"I can't imagine missing a bunt on a fastball right down the middle, and not even fouling it?" Roenicke said. "To just flat miss it? That's unbelievable to me. I can see if a guy is [throwing breaking pitches] and it's on the black, OK.
"Some of it is pride, sure. Some of it is the importance [of bunting in today's game]. Put it this way: If I wasn't a good bunter, I wouldn't have stayed in the big leagues as long. Part of the reason I was there is I could bunt. For an extra guy, or a guy who wants to get out there and start every day, they should do little things the best that they can. Today's game, it's just not an important factor."
Roenicke does not know the statistics, but he guessed that the success rate on sacrifice bunts around baseball this season was less than 50 percent. The Brewers bunt off a pitching machine every day during Spring Training, but rarely do so during the regular season.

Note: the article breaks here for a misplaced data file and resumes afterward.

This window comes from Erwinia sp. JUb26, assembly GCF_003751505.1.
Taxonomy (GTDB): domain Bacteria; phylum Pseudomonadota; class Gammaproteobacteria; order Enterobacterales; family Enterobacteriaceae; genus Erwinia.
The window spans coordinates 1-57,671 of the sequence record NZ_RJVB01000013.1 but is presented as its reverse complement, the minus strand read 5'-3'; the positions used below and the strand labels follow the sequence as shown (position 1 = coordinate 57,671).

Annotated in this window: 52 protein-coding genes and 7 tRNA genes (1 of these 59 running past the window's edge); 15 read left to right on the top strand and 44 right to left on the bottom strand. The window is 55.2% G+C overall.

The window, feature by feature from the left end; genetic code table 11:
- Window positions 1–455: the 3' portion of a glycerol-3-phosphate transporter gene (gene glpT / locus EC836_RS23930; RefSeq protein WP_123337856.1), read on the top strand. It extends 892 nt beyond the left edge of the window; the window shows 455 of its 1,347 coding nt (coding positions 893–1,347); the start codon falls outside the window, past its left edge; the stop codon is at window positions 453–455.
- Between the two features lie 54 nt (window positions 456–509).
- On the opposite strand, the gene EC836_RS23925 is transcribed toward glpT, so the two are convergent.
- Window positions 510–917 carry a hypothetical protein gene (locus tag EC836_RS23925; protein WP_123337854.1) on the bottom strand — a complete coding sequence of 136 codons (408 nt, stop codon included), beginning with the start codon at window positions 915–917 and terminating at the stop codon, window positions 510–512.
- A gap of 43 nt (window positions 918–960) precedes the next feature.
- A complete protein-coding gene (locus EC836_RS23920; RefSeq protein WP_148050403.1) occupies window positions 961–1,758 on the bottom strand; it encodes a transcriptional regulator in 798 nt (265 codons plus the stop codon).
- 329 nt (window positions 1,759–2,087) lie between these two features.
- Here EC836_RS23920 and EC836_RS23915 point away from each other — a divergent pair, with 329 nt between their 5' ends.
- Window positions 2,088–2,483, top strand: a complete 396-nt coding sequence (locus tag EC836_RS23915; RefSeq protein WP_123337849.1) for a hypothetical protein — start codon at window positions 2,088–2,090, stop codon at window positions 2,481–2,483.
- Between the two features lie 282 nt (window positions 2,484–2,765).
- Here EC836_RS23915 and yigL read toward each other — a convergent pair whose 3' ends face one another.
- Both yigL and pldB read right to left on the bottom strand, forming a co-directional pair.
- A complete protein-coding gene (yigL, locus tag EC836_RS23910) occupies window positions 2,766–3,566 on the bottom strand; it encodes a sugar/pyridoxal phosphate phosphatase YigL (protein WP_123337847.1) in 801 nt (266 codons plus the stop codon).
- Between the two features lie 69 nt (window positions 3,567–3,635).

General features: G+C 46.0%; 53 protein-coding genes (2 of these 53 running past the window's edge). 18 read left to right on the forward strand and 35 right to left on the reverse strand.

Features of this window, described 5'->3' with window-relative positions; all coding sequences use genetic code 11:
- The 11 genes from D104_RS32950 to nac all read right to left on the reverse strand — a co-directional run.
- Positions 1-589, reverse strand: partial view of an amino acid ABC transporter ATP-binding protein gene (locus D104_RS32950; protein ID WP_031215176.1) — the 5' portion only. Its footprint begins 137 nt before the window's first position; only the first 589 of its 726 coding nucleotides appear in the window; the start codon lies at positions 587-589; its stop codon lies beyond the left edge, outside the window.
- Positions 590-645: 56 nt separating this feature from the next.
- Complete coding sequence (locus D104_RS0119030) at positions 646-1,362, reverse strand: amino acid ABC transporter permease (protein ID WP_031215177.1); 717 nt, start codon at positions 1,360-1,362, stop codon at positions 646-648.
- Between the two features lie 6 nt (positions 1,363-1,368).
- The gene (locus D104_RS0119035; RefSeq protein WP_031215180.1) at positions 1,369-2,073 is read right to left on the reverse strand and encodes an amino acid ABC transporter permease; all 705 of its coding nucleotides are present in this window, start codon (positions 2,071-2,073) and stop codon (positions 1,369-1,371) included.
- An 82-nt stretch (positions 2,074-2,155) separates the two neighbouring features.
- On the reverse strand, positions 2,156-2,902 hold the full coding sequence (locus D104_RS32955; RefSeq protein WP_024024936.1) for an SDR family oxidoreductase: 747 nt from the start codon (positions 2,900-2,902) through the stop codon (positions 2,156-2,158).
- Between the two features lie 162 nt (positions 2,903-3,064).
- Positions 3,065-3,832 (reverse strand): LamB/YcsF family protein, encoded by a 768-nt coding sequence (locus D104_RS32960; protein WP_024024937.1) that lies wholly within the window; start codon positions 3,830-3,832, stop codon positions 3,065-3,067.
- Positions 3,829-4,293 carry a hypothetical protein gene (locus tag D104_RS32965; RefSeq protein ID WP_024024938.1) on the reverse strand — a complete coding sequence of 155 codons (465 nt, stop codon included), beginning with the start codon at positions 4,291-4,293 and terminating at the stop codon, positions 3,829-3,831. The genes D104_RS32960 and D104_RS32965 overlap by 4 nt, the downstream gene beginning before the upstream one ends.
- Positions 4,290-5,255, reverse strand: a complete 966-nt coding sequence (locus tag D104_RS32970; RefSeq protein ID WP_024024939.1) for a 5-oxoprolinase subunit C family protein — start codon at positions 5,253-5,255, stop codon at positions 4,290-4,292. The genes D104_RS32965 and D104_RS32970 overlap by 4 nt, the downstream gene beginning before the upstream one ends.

Roenicke will keep working on it with players.
"All you can do is keep bringing guys out early," he said. "Right now, Eddie [Sedar, the Brewers' third- base coach] has the starting pitchers in the cage bunting. But it's the regulars, too. It's in baseball. For whatever reason, it's part of the game that guys aren't real successful at."
A few hours later, a missed bunt coincidentally worked in the Brewers' favor. Lyle Overbay hit two attempts foul before swinging away with two strikes and delivering the go-ahead single in an 11-inning, 5-4 win over the Cardinals.
Adam McCalvy is a reporter for MLB.com. Read his blog, Brew Beat, and follow him on Twitter at @AdamMcCalvy. Teddy Cahill is a reporter for MLB.com. Follow him on Twitter at @tedcahill. This story was not subject to the approval of Major League Baseball or its clubs.